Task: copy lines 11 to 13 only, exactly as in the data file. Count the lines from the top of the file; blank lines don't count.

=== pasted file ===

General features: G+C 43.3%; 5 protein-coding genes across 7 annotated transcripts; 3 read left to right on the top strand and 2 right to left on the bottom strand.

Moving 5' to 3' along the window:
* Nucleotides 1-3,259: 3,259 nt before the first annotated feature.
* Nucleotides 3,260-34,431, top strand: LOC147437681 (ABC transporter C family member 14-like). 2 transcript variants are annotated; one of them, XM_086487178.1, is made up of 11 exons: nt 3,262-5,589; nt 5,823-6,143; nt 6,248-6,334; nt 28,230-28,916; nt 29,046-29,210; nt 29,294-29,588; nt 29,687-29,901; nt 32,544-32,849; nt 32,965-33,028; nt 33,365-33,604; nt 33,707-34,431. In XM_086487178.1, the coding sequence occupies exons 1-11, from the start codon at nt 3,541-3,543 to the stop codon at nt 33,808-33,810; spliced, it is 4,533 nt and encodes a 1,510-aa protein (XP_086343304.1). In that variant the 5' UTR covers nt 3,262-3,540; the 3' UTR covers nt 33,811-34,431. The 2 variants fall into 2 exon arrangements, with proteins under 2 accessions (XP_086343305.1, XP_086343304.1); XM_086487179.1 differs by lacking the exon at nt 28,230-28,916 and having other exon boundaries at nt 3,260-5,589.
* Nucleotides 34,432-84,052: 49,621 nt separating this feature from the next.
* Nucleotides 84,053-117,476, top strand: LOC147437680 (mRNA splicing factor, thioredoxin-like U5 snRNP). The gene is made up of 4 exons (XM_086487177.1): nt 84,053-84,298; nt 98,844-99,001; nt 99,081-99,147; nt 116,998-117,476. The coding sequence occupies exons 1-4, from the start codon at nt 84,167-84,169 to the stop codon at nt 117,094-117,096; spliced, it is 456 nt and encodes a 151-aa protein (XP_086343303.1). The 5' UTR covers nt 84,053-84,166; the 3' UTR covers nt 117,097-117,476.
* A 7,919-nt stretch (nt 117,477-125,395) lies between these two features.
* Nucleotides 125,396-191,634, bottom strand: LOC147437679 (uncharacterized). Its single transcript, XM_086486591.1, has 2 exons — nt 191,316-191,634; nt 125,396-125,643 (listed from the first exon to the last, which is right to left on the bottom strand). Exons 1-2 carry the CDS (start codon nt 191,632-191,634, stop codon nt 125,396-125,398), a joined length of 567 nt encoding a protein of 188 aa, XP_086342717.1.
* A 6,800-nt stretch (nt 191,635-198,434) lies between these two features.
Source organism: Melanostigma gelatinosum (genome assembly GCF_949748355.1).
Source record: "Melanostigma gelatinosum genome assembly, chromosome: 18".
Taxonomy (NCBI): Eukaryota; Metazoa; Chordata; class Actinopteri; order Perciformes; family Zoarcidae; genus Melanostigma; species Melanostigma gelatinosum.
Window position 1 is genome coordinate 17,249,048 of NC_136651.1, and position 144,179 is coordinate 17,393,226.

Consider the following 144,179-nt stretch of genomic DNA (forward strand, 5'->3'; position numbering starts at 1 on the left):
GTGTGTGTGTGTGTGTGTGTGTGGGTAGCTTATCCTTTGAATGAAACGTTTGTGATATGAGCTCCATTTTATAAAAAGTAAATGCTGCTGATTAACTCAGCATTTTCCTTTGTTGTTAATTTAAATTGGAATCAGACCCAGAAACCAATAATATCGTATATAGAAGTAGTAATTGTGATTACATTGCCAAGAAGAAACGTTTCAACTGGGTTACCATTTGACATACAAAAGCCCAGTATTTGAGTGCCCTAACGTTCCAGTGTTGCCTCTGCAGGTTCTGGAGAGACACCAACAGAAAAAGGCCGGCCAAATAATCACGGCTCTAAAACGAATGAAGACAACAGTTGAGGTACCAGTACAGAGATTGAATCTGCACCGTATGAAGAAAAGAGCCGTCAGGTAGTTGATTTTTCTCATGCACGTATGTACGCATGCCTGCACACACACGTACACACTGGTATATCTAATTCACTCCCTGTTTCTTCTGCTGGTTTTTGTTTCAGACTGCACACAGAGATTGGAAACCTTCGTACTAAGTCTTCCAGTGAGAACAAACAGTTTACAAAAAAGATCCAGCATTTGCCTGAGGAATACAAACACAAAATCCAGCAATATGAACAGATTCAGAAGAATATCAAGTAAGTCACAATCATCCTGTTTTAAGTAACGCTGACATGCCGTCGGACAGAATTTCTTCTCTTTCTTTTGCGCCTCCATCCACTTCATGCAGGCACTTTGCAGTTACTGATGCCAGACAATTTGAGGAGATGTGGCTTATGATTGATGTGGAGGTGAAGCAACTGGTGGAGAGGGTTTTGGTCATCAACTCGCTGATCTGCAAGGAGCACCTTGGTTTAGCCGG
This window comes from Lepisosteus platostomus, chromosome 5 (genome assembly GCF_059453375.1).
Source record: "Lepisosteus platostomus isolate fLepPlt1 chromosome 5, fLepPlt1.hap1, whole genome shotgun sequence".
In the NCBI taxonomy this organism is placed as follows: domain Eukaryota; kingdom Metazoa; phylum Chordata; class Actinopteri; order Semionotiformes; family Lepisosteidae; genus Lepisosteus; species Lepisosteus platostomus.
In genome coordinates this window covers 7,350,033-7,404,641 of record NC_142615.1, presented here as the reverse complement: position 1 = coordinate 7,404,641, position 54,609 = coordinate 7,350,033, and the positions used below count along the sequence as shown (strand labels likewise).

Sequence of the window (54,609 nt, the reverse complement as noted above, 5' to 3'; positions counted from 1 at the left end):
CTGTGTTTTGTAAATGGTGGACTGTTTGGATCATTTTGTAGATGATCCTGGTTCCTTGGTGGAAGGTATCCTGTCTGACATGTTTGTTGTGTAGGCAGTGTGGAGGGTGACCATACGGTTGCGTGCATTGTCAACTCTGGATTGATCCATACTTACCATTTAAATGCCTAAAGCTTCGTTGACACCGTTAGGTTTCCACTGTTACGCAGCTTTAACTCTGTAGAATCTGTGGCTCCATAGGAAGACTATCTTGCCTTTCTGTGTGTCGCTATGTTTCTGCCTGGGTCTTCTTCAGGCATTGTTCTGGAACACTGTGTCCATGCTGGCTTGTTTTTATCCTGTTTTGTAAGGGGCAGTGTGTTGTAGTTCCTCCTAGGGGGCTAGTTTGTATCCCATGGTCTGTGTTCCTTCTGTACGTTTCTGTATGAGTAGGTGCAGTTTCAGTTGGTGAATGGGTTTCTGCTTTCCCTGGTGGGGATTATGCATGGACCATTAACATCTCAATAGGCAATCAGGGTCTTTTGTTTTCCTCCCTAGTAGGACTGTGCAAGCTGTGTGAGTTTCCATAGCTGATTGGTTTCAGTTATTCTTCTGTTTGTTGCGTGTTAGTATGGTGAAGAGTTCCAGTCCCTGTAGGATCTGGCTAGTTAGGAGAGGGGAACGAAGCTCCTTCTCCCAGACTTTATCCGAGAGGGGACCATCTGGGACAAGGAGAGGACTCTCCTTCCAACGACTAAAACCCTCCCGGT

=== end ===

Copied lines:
Source record: "Melanostigma gelatinosum genome assembly, chromosome: 18".
Taxonomy (NCBI): Eukaryota; Metazoa; Chordata; class Actinopteri; order Perciformes; family Zoarcidae; genus Melanostigma; species Melanostigma gelatinosum.
Window position 1 is genome coordinate 17,249,048 of NC_136651.1, and position 144,179 is coordinate 17,393,226.